Vines [herbs], perennial, succulent, mucilaginous, glabrous. Leaves alternate, sessile or petiolate; blade margins entire [toothed]; stipules absent. Inflorescences axillary or terminal, racemose, [spicate, or paniculate], bracteate. Flowers usually bisexual, sessile or pedicellate, subtended by 1-2 bracts; perianth hypogynous, hypanthium present; sepals 2, distinct or basally connate; petals [4-]5[-13], basally connate; nectary annular; stamens [4-]5[-9], epipetalous, basally connate; filaments erect or reflexed in bud, broadened at base; anthers [basifixed]versatile, 4-locular, dehiscence longitudinal [terminal]; pollen [6-] panto-porate; pistils 3-carpellate, unilocular; placentation basal; ovule 1; styles 3, basally connate; stigmas slender, bifid to clavate or capitate [or style 1, with stigma capitate to 3-lobed]. Fruits utricles, surrounded by dry or fleshy perianth, winged or not. Seeds usually rust colored, testa membranous; endosperm copious; embryo curved. Basellaceae were formerly placed among Chenopodiaceae (G. Bentham and J. D. Hooker 1862-1883, vol. 3) or Portulacaceae (A. P. de Candolle and A. L. P. P. de Candolle 1823-1873, vol. 3; G. Nageshwar and M. Radhakrishnaiah 1993). The family was erected in 1840 and has been supported by many studies. A phenetic analysis of the Centrospermae placed Basellaceae close to Didiereaceae (J. E. Rodman et al. 1984), as did several chloroplast DNA studies (M. W. Chase et al. 1993; S. R. Downie and J. D. Palmer 1994; S. R. Downie et al. 1997; J. H. Rettig et al. 1992), which also showed a close relationship with at least a portion of Portulacaceae and Cactaceae. A study of pollen morphology (J. W. Nowicke 1996) supported close relationships among Basellaceae, Didiereaceae, and Portulacaceae.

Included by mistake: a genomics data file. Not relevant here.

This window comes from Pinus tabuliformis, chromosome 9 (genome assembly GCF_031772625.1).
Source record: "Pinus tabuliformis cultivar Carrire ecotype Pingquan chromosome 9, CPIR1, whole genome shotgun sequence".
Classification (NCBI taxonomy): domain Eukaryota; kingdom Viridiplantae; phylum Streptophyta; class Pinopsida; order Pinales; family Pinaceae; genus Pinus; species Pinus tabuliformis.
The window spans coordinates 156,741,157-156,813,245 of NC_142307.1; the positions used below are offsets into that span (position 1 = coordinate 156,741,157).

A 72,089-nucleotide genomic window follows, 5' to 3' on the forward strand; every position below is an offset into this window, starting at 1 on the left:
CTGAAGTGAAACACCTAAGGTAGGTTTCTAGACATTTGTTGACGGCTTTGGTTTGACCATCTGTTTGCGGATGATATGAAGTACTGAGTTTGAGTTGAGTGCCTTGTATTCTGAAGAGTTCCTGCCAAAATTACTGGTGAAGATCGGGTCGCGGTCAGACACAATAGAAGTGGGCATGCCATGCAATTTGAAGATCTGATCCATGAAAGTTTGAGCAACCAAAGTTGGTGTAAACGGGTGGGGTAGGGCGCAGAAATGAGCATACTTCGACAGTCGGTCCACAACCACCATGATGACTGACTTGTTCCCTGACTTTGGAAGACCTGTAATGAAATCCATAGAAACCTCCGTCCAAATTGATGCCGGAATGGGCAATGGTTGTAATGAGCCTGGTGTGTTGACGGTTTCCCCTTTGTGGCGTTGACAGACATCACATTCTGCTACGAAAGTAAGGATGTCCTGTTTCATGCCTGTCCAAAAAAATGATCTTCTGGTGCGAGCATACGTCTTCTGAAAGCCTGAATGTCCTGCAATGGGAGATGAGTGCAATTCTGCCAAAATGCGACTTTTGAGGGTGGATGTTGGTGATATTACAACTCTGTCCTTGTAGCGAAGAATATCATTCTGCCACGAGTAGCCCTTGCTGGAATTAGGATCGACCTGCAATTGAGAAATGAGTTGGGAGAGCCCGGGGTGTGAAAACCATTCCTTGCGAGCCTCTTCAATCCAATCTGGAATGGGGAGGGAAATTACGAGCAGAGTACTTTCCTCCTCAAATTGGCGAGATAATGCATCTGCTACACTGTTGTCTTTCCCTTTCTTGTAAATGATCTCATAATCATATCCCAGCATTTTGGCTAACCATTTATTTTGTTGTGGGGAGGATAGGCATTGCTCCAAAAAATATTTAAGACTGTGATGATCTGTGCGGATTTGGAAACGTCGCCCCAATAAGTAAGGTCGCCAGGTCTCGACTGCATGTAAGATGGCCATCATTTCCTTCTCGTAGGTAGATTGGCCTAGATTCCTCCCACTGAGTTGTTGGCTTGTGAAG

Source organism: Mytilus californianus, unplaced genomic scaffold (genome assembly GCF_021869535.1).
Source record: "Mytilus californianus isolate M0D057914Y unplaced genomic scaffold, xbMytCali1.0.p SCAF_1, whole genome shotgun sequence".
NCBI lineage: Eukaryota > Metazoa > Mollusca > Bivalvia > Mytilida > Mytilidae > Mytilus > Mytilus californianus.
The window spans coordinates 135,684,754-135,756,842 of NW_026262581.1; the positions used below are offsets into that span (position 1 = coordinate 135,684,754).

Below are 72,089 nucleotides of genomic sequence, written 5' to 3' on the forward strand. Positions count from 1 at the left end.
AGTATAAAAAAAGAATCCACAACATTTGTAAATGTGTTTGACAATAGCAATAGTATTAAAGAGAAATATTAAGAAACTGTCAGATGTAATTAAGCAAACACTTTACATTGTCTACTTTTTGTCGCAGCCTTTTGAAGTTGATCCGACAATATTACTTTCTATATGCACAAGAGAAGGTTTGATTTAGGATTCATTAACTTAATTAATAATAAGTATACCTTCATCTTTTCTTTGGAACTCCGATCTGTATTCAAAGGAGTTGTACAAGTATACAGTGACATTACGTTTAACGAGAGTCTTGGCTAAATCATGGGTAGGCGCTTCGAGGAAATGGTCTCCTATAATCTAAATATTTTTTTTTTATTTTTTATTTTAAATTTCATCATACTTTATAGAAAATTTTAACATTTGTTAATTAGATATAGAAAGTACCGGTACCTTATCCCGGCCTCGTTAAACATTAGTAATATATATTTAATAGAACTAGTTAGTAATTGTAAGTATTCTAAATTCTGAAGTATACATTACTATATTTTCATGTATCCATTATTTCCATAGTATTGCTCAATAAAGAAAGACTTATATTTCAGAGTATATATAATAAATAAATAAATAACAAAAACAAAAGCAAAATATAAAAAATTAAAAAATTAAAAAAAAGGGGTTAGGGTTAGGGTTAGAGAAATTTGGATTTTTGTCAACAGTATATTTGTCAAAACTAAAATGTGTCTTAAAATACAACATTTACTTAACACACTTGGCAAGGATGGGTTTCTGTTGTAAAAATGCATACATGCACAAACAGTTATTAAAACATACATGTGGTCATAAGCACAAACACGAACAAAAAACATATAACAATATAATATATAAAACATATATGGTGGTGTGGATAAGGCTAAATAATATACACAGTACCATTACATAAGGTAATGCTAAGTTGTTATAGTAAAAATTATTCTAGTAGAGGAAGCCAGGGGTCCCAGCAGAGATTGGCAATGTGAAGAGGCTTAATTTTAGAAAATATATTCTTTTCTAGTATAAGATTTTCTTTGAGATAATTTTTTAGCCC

Some authors consider the pair of sepals to be bracts and the petals to be sepals, based on anatomical studies (H. P. Sharma 1961; C. R. Sperling 1987).
Basella alba has been reported for North America (J. T. Kartesz 1994; P. Wilson 1932e). However, searches of herbaria failed to reveal any noncultivated specimens of the genus. Cultivated material was seen from California, Indiana, Kentucky, Louisiana, Maryland, Massachusetts, New York, South Carolina, and Wisconsin.
The only monograph of the family since 1849 is that of C. R. Sperling (1987).